Whilst later designs have twin rudders, earlier smaller Southerlies had lifting rudders, and our mk1 "Grehan" has a large single rudder, wide but obviously not deep so as not to compromise settling on the ground. Grehan steers just fine for us but it is probable that the later designs, with twin rudders, are an improvement and that's why the change was made. Grehan does not spin around, manouevring in marinas, like fin-keel fin-rudder boats (especially in reverse) but that's only to be expected and one learns . . . Being able to dry out on the beach, being able to go shallow (Grehan draws about 0.75m keel-up) is terrific.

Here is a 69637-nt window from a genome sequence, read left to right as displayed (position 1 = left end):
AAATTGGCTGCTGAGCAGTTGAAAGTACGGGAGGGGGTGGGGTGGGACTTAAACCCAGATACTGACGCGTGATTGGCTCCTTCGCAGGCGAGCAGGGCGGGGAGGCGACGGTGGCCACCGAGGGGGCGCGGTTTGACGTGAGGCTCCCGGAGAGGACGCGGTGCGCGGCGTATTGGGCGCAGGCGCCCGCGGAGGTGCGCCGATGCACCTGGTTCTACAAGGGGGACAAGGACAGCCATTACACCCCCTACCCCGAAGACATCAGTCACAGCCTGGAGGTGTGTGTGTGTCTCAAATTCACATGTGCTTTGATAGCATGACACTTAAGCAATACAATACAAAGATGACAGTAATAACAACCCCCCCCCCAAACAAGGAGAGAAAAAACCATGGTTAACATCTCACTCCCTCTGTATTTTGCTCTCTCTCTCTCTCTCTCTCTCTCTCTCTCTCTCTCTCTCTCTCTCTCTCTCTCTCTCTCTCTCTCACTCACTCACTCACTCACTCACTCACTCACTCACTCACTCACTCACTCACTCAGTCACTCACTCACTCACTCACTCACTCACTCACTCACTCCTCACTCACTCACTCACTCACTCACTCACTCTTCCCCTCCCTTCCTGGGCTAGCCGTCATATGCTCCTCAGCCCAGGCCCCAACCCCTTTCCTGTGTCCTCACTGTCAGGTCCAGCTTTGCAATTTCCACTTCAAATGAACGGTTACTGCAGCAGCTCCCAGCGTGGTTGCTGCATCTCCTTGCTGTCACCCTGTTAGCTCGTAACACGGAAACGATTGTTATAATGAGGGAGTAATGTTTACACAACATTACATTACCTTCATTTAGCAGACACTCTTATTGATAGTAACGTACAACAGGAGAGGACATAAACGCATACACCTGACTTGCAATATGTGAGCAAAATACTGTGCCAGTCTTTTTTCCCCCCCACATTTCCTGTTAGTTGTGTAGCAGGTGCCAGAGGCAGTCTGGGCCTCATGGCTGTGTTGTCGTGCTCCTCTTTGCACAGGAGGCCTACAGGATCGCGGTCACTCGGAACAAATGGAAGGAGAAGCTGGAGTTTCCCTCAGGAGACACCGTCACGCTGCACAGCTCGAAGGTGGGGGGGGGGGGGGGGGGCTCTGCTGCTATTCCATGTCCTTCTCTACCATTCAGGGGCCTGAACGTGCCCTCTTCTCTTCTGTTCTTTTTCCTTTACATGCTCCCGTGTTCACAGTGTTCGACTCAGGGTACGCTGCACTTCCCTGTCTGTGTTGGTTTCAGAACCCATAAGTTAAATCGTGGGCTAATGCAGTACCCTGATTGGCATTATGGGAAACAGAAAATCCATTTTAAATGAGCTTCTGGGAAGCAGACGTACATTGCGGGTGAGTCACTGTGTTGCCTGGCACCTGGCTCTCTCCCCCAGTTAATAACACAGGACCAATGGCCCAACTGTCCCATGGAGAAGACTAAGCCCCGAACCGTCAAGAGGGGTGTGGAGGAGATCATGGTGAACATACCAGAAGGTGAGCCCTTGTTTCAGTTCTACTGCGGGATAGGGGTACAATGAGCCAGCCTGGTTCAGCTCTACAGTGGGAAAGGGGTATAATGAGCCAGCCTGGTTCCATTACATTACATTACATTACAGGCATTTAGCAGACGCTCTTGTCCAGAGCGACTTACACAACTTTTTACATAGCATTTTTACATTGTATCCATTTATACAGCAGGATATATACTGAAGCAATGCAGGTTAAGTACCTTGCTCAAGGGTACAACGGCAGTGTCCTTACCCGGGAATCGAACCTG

Early Southerlies had 'wind-up' keels but from what I've seen from other owner reports, this is not as convenienent (obviously) nor as practical as the hydraulic (not motorised) mechanism that boats have had for decades now. The combination of pivoting keel and hydraulics has proven itself to be highly reliable over the years and that's our experience too. It's great to be able to adjust ones draft and characteristics easily from the cockpit. And safe and practical too. If the electrics were to fail (failure is rare, but ones batteries might be flat for some reason) (we've never had a failure, and we nearly always 'adjust' when motoring) then the hydraulic pump can be worked by hand.